A modified version of this post originally appeared in the April 2, 2020 issue with the email subject line "Please don't start here."

Mostly, I am listening. I wish I had more to say about content technology. This newsletter is not supposed to be a diary, but writing about my personal experience continues to feel more genuine right now.

I originally had planned a “delivering bad news” newsletter for all of you that have to produce monthly reports for clients, but couldn’t write it. If you are looking at web traffic and content behavior, you may think that the surge in online activity in the past month means you will get more traffic. However, you should know that

  • Most business’ web traffic and content activity is severely down
  • Unless you are a news organization
  • And then your revenue is likely down because advertising is at a standstill.
  • Or unless you are streaming visual entertainment content. (Although the link above says porn traffic is down, which, if that’s true… that’s a massive shift in human behavior!)

Anyway, if you’re looking at client data: Be honest. Be transparent. That’s my advice for reporting, always. Don’t shift your target.

I mean, if you’re a junior analyst, telling a client, “You’re probably going to have to change your business model” isn’t really a possibility or a recommendation. But saying, “We don’t know how people will behave online for the next six months and we will seek to stabilize as much as possible” is fair.

What are you up to this week?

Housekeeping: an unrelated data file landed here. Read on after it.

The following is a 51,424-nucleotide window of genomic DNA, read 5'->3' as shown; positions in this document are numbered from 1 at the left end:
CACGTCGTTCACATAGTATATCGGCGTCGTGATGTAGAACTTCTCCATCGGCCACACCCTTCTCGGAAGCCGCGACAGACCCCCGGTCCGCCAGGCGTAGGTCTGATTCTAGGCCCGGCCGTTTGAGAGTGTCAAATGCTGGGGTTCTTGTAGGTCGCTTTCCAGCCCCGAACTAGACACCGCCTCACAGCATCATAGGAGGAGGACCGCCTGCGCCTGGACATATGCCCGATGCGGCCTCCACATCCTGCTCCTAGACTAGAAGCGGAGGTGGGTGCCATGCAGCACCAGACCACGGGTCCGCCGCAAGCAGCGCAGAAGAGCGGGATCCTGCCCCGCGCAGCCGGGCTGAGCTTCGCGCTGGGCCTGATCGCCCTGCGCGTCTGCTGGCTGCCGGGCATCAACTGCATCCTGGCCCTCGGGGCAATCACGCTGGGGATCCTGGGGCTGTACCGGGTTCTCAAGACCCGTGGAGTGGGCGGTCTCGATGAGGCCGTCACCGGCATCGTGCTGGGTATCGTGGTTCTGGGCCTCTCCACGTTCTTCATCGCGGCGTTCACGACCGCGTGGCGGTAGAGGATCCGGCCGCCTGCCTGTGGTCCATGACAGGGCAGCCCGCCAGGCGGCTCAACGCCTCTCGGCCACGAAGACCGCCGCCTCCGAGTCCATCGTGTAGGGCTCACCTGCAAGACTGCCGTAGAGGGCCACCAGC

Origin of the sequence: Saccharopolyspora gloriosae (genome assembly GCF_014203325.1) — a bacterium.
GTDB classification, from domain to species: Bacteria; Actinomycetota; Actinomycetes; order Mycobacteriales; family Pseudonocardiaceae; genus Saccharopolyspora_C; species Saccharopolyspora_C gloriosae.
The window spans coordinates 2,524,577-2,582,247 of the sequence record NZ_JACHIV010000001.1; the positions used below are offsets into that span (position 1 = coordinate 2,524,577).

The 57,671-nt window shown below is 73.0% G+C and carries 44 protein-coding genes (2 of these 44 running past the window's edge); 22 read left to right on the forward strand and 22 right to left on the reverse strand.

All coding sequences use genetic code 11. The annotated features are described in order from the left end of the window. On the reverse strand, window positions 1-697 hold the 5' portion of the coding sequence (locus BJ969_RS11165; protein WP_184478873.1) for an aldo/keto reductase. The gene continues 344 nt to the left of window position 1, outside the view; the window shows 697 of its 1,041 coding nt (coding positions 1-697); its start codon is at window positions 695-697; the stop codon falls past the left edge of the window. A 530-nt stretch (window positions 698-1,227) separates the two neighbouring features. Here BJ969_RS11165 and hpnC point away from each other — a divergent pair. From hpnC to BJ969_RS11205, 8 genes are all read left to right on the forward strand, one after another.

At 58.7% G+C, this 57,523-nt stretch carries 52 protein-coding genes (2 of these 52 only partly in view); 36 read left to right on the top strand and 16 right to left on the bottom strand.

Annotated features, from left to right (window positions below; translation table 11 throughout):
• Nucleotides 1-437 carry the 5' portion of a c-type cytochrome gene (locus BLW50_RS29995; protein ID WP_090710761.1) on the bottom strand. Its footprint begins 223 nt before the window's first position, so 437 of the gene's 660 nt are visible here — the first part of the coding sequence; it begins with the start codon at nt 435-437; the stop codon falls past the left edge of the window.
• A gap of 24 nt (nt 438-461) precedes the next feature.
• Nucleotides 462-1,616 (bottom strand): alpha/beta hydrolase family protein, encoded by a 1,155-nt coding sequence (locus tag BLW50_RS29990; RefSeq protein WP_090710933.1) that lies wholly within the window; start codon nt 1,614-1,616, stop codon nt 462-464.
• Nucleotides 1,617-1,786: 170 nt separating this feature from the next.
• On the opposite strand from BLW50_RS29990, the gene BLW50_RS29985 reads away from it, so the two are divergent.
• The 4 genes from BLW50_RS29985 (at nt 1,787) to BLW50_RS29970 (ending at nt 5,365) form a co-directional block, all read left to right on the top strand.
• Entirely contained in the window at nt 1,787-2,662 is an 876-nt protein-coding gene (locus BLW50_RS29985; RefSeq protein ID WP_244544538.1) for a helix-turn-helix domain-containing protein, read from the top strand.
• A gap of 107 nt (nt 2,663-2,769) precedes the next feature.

I am grieving for New York City, and I cry every time I look at those terrible numbers. We use words like staggering and sobering to describe numbers like those. I’m leaning toward appalling and horrific. I nearly retch every time I think about all the empty luxury apartment buildings that could be used to house patients. New York is my college town, my ex-boyfriend. It’s a deeply flawed, perfect place. If you are in New York, please: stay safe. No matter where you are, stay safe.

I’m mourning for Adam Schlesinger, who taught me that pop could be cool at a time when pop wasn’t supposed to be cool. I bought the first Fountains of Wayne record with my allowance in junior high and I can’t shake those earworms, or “Stacy’s Mom,” or “That Thing You Do.”

I’m mourning for human closeness and trust. I remind myself that we are staying in place for the good of others, so that others do not get sick, but stay-in-place behavior also brings out the worst. I hate that I am suspicious of other people on the sidewalk because more than anything I generally want to understand the other people on the sidewalk.

On the socials, people are frustrated with others for not respecting their social distance. Eyeing with suspicion the groups of children gathering. Blaming neighbors for spreading disease. In normal circumstances, I find fear and suspicion of our neighbors and public spaces reprehensible, a sign of everyone-for-themselves culture, but here we are: steeped in fear and suspicion because we’re trying to keep the whole healthy.

We’re trying to keep the culture healthy. I certainly wish we could all be on the same wavelength for what that means.

My current conclusions include:

  • We’re all doing the best we can. Let’s keep slowing down. Let’s think about what we can change while we’re slow.
  • Believe experts. Epidemiologists, doctors, public health professionals. Not marketers or tech bros. Certainly not politicians. And not media companies downplaying experts in favor of “balanced” coverage. (I mean I’m always rethinking my relationship with media, but now I’m really rethinking it.)
  • High-speed internet access really needs to be classified as a public utility.
  • Nothing gets me to subscribe to an ad-blocker like programmatic display for medical gloves.
  • It is ok not to “stay positive” right now. And I say that as a Sagittarius, an eternal optimist. It is ok to be realistic and to take time to grieve.

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